Command and Control
The Story of Nuclear Weapons and the Illusion of Safety
Eric Schlosser, 2014
Turning and turning in the widening gyre
The falcon cannot hear the falconer;
Things fall apart; the centre cannot hold;
Mere anarchy is loosed upon the world
It took me a long time to get around to reading this book. Over and over I'd pick it up in bookstores, only to sigh and place it back on the shelf. A history of nuclear weapons seemed interesting to be sure, but it was too distant, too academic, too irrelevant to the present day. Perhaps I'd read one of Schlosser's excellent New Yorker features on the subject, but 500 pages was a touch extravagant.
Once I finally gave in, the depth of my ignorance became radically, fascinatingly, terrifyingly apparent. Command and Control is shown to be an unnervingly ironic title, as Schlosser shines a light on just how little we've had of either, and leaves the reader simply awestruck by the fact that we've been so lucky thus far.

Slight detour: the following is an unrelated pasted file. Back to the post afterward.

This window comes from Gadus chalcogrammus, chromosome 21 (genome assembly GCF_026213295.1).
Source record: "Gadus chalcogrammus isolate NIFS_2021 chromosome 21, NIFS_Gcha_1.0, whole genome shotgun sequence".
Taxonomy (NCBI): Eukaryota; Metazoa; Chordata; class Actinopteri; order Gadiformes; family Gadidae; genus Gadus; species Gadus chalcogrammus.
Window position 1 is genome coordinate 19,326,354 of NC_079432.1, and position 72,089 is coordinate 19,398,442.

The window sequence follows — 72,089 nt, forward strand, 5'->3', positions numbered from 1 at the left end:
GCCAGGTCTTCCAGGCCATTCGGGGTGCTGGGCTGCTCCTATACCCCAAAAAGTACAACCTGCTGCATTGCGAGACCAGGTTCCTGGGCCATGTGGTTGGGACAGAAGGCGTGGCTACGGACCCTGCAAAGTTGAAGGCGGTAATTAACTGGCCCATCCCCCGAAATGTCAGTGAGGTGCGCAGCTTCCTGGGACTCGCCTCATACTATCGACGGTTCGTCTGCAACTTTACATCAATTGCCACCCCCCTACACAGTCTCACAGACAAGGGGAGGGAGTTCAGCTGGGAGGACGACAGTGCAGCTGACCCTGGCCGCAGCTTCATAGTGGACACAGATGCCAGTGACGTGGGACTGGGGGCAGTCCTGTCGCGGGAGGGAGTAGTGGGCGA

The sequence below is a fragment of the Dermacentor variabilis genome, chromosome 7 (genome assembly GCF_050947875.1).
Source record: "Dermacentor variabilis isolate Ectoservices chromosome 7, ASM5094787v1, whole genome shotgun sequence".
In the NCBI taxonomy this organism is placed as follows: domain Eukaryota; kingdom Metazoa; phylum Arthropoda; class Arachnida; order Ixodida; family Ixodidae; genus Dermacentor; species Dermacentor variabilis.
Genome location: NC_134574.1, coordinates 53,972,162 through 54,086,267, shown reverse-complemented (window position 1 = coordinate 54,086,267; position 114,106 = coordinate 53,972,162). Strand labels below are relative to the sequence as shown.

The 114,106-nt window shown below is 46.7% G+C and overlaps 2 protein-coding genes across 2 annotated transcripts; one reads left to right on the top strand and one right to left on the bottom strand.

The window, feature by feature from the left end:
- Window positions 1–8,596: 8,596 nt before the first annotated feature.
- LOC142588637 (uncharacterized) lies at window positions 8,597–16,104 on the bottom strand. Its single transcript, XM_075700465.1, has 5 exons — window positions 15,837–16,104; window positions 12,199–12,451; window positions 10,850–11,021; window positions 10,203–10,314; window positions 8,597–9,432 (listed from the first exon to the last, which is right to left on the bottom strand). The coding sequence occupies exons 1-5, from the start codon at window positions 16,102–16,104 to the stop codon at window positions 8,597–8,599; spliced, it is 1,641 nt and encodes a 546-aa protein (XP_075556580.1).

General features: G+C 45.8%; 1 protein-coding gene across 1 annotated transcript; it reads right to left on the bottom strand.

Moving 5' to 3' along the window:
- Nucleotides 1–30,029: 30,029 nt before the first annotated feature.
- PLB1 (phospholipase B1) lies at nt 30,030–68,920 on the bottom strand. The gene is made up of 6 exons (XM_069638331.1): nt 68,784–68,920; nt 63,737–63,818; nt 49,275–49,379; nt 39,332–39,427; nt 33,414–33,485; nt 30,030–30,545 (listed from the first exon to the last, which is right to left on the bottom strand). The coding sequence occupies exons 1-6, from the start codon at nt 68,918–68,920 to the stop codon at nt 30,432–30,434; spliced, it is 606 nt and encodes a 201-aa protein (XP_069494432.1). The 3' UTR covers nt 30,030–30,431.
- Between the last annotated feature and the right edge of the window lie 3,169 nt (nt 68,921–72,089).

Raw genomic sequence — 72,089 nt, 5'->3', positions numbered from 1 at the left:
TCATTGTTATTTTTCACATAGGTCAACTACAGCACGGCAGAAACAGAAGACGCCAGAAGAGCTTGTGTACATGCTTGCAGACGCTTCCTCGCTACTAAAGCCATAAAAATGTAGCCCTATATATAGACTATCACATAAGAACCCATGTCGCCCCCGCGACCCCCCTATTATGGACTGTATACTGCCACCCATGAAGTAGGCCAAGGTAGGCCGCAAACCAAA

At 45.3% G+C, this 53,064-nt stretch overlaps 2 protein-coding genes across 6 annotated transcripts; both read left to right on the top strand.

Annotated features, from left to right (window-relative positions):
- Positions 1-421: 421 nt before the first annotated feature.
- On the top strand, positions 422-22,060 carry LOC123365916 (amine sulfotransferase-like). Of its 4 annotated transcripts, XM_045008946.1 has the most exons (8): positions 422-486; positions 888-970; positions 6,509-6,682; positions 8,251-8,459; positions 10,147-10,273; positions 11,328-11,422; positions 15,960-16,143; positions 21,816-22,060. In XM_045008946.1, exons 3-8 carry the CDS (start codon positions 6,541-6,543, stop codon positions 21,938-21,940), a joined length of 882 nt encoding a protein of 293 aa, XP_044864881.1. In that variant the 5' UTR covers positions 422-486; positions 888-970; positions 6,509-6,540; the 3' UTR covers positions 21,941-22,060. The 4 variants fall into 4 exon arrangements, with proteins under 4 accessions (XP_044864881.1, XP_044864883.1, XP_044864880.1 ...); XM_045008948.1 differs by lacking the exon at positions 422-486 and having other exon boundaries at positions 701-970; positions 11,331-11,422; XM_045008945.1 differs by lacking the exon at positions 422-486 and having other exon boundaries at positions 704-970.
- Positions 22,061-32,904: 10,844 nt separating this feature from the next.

Command and Control unfolds in two interwoven strands. The first is a conventional yet compelling history of nuclear weapons. The second is a harrowing account of the 1980 Damascus Incident, when a Titan II intercontinental ballistic missile exploded in its silo under the soil of rural Arkansas, throwing its 9 megaton W53 warhead hundreds of feet into the air, though thankfully without detonating it. Bill Clinton would be much more famous as the governor who lost half of Arkansas if it had.
Throughout the book, Schlosser draws heavily on Charles Perrow's seminal work Normal Accidents. While it may be simple to attribute the explosion at Damascus to a dropped socket from an improperly sized socket wrench, Perrow's study of "trivial events in non-trivial systems" regards the cause as an inevitable result of the architecture of the system. Key to Perrow's risk typology is the idea of tightly coupled systems, where, during a failure mode, system components can interact in new and unforeseen ways, and in a way that doesn't permit simple intervention at one point by a human operator. As Perrow states, "No one dreamed that when X failed, Y would also be out of order, and the two failures would interact so as to both start a fire and silence the fire alarm". For compelling examples, it's worth checking out the (surprisingly captivating) YouTube channel of the U.S. Chemical Safety Board, which features detailed reconstructions of major industrial accidents, and the complexity that underlies them.